At a “Browser Wars” panel held at this weekend’s South by Southwest, Mozilla’s Senior VP of Products Jay Sullivan stated that his company is not currently working on an iOS variant of Firefox, and has no immediate plans to rectify that. The reason, not surprisingly, boils down to Apple’s attitude towards third-party developers – especially those that build competing products.
The browser has existed on iOS before, however, but it was pulled this past fall after Mozilla had enough. One of the biggest challenges of porting a browser to iOS is dealing with a rendering engine change – Apple says “no” to Mozilla’s Gecko choice while it says “yes” to WebKit – a technology it has had a large part in developing. This makes porting a frustrating effort for developers because it can’t develop every single variant to use the same core technologies. This is akin to doing most of your grocery shopping at one supermarket and about 10% at another. You really have to go out of your way, and the result is something less-than-ideal.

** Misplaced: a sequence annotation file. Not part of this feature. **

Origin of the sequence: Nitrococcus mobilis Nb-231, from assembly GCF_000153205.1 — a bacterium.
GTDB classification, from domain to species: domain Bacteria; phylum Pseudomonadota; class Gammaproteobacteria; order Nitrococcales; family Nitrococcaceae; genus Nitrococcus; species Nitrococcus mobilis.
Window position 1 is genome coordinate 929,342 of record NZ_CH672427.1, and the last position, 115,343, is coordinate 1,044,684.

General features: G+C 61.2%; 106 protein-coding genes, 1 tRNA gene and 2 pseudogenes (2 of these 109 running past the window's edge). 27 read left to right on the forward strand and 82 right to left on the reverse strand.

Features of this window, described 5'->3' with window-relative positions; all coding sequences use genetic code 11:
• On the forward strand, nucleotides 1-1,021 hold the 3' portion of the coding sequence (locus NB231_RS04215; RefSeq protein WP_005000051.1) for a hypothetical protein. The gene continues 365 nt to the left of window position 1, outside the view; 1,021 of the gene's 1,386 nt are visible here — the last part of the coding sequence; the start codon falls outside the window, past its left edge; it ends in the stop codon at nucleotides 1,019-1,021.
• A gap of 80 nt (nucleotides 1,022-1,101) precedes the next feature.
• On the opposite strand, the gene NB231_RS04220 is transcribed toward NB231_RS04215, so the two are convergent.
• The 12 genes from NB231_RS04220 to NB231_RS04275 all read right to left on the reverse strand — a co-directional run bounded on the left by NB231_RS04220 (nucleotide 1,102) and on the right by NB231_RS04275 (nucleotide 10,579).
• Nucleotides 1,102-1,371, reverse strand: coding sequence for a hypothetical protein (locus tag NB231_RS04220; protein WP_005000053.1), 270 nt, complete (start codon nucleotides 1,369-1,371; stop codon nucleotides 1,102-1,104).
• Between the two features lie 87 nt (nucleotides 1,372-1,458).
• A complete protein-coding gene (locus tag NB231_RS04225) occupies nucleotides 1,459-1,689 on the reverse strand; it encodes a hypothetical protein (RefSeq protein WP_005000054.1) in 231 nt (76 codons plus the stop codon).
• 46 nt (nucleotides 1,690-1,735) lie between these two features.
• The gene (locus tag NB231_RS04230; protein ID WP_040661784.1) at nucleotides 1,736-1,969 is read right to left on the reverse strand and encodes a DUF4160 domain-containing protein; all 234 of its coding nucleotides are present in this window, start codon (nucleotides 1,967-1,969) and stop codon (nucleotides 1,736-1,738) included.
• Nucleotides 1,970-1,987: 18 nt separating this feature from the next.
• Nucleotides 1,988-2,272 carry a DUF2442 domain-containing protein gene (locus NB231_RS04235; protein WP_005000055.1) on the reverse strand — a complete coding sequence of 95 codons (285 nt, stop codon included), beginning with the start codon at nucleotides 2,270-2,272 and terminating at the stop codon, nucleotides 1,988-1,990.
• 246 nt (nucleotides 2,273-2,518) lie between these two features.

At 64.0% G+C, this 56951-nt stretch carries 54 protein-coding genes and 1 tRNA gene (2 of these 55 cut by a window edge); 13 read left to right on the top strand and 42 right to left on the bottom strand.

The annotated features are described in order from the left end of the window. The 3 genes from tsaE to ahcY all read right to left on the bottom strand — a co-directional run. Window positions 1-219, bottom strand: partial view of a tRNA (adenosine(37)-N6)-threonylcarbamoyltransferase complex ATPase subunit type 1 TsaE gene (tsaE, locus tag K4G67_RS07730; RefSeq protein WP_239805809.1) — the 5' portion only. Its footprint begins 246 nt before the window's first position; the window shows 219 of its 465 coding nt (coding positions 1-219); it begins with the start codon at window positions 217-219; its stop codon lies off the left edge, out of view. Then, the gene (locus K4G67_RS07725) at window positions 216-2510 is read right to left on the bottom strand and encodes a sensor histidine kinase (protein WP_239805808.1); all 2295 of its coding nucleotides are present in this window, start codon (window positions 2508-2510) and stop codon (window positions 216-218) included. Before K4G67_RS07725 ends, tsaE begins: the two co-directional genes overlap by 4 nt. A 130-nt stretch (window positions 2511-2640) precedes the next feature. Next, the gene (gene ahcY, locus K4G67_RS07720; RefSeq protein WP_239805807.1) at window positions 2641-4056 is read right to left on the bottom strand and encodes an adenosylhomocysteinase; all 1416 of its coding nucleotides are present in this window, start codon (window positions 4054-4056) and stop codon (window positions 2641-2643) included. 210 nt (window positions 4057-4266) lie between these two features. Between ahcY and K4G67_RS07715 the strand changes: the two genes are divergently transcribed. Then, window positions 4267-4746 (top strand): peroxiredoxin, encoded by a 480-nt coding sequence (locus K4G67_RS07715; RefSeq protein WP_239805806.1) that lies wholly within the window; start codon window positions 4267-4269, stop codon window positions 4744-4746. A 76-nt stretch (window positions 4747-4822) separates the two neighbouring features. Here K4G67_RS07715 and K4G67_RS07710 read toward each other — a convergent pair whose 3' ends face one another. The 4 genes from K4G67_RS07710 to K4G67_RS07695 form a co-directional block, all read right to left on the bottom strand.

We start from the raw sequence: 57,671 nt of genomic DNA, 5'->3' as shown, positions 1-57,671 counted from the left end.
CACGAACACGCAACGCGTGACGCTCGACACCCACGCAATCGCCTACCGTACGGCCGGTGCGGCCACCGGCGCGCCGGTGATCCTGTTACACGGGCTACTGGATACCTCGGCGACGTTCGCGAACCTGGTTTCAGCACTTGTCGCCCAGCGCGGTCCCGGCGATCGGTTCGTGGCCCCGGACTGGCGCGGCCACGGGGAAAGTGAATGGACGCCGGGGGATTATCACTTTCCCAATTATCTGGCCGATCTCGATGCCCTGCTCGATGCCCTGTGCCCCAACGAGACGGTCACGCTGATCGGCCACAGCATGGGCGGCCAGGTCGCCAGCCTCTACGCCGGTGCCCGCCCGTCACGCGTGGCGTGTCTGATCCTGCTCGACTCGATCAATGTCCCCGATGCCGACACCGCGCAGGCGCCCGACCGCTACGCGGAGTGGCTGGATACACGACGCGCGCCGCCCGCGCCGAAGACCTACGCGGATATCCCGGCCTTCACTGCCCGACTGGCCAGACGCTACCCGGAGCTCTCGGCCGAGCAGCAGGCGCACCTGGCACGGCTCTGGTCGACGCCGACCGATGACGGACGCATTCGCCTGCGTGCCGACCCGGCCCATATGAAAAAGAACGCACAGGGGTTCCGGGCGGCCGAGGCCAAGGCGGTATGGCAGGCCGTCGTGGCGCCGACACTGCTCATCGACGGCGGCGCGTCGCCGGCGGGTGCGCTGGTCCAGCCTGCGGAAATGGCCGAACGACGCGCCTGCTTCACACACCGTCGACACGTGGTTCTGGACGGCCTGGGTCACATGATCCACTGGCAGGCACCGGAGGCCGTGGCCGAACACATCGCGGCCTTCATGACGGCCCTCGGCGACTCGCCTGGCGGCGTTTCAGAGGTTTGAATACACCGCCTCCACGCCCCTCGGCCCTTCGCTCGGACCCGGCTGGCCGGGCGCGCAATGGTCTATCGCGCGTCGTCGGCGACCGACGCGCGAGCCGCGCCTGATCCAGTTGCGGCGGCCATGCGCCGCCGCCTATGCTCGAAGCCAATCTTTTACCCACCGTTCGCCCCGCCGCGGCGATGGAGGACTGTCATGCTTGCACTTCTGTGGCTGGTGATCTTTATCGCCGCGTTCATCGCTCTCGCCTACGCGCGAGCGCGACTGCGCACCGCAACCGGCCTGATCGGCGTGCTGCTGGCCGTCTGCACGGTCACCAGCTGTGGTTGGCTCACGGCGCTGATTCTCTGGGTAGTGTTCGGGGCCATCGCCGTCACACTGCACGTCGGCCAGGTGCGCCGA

Another significant issue is that Apple doesn’t allow its users to choose a default for most application-types. Essentially, if Apple itself develops an app for a given purpose, then the third-party option will have to be launched manually.
What strikes me most about all of this is, Microsoft was just last week fined a staggering $732 million by the EU for failing to deliver its “Browser Wheel” to users in Windows 7 SP1. This, despite the fact that anyone can download and install any other browser without issue – it’s not as though Microsoft prevents that.
By contrast, we have Apple which deliberately stifles the competition on its platform, and goes as far as to not even allow its own users to choose a default browser. Like Chrome more than Safari? That’s fine – but it’s not becoming the default. Dear EU: Are you blind?